* As TheNewTens move on, it is becoming increasingly apparent that {{Shonen|Demographic}} anime and manga are distinctly waning in popularity in the West. Beginning in the early [[TheNoughties noughties]], there was a massive boom in the popularity of shonen manga outside Japan, with numerous series all being released in the US and many other countries all at around the same time. These included the juggernauts referred to as [[FanNickname "The Big Three" or "The Holy Trinity"]], namely ''Manga/OnePiece'', ''Manga/{{Naruto}}'' and the previously-mentioned ''Manga/{{Bleach}}'', all three of which practically printed money at their peaks. Of the three, however, ''Bleach'' was the first to begin to show cracks, getting its anime canceled following the poor reception of the Arrancar Saga (the post-cancellation Thousand Year Blood War Saga in the manga has been better received, but its fanbase is a niche one compared to that which came before). ''Naruto'' fare much better than ''Bleach'', having remained popular from beginning to end in Japan even getting a SpinOff series announced. In the West though, several controversial plot twists toward the end of the series took a large chunk out of its fandom, and, like ''Inuyasha'' before it, it became more famous for its gargantuan FanDumb (to the point that /a/ actually banned discussion of it). In the meantime, many series that premiered in the same "boom" as the Big Three (''Manga/ShamanKing'', ''Manga/ZatchBell'', and [[Anime/FullmetalAlchemist both]] [[Manga/FullmetalAlchemist versions]] of ''Fullmetal Alchemist'' to name a few) had long since ended, Western and Japanese interests had become increasingly divergent (something that has affected Japanese video game sales as well). Fans who were teenagers during the boom have [[FleetingDemographic aged into their twenties and thirties and moved on]], while the aforementioned backlash against LongRunners took place. ''One Piece'' is still a consistent critical and commercial success, but more people are willing to criticize it, especially its [[ArcFatigue pacing]], than before. The lone exception to this rule seems to be ''Manga/DragonBall'', which seems to be undergoing PopularityPolynomial.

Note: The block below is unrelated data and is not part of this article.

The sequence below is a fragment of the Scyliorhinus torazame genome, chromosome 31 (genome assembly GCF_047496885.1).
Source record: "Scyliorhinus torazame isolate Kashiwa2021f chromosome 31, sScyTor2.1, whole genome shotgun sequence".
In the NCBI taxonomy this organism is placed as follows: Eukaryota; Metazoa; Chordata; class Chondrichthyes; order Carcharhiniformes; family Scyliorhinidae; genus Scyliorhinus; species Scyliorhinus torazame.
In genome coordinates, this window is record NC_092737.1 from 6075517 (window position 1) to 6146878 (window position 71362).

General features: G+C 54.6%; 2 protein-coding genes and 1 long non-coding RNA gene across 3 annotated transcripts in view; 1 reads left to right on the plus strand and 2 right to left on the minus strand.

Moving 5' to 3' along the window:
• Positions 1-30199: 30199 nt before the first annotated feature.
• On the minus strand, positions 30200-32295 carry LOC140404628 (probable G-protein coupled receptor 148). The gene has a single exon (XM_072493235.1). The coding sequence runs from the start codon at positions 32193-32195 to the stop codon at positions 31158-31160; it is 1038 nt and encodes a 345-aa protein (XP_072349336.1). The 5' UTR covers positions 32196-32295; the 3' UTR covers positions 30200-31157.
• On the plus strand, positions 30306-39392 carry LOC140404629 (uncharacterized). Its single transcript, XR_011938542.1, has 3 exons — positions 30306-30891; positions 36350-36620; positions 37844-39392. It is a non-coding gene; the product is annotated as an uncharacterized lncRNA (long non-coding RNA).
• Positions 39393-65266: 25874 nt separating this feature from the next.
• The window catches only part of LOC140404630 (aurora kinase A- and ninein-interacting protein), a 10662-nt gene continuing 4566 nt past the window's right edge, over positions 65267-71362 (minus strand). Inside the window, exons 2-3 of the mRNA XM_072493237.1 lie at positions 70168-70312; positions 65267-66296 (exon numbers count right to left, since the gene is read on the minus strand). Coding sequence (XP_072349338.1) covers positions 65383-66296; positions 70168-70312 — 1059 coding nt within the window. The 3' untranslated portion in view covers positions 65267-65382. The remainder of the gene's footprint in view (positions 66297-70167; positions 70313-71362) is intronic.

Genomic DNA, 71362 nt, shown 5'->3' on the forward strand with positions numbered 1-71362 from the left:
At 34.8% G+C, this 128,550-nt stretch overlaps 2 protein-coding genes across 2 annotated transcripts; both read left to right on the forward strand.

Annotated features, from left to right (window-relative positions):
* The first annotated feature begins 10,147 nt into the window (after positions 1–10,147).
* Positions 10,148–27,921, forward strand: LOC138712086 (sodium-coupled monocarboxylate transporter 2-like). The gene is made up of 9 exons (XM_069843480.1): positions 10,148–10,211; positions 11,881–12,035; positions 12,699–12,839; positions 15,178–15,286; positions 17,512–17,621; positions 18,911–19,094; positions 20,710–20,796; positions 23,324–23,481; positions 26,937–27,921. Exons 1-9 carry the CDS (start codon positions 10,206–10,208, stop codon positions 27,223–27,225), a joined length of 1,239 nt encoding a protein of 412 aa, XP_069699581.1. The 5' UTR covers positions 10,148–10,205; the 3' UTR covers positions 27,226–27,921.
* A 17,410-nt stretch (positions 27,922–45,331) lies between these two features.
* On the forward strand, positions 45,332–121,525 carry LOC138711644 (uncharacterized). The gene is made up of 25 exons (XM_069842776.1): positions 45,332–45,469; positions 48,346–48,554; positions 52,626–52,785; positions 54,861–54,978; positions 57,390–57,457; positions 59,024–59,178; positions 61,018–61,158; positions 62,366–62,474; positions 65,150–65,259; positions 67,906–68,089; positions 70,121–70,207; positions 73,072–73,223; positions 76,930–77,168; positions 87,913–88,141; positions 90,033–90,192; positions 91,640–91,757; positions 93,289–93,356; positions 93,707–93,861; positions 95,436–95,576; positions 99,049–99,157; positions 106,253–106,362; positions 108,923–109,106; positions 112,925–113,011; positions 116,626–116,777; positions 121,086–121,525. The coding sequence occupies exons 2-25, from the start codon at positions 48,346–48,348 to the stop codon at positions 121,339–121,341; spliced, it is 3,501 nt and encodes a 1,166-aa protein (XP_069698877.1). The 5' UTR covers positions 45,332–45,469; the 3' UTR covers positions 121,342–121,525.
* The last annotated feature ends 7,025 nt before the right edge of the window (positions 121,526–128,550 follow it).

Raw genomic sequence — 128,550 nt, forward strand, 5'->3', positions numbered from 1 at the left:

** Nowhere better can the death of the shounen boom be seen than in ''Manga/{{Toriko}}''. After being hyped to hell and back and scoring crossovers with ''One Piece'' and ''Dragon Ball'', it made almost no headway in the West, regularly being outsold by ''Bleach''. Ironic as in Japan, it usurped Bleach's position as a part of the big three, but only for a while.
** ''Manga/{{Naruto}}'' still usually holds the top spot in [[http://www.crunchyroll.com/videos/anime Crunchyroll's ranking]], with ''One Piece'' and ''Fairy Tail'' hovering nearby. But all of these, especially ''Naruto'', are extremely common choices for "[[ItsPopularNowItSucks popular anime that you don't enjoy]]," so there seems to be a BrokenBase. Meanwhile, DarkerAndEdgier shonen like ''Manga/AttackOnTitan'' and ''Manga/HunterXHunter'' are what's popular now. There may just be [[SillyRabbitIdealismIsForKids less interest in more whimsical stories]] these days.
** A big factor of the decline in popularity in both Shonen and the aforementioned LongRunners is that in the past decade there's been a shift in anime adapting from LightNovels instead of manga. ''Haruhi's'' massive critical success served as the lynch pin for more light novels to become adapted. The fact that their quicker-pace in comparison to shonen manga [[TwelveEpisodeAnime lent themselves better to adaptations.]]
** However, with the success of the ''Manga/JoJosBizarreAdventure'' anime and the aforementioned ''Manga/DragonBall'', this trope may be starting to fizz out with the {{Shonen|Demographic}}.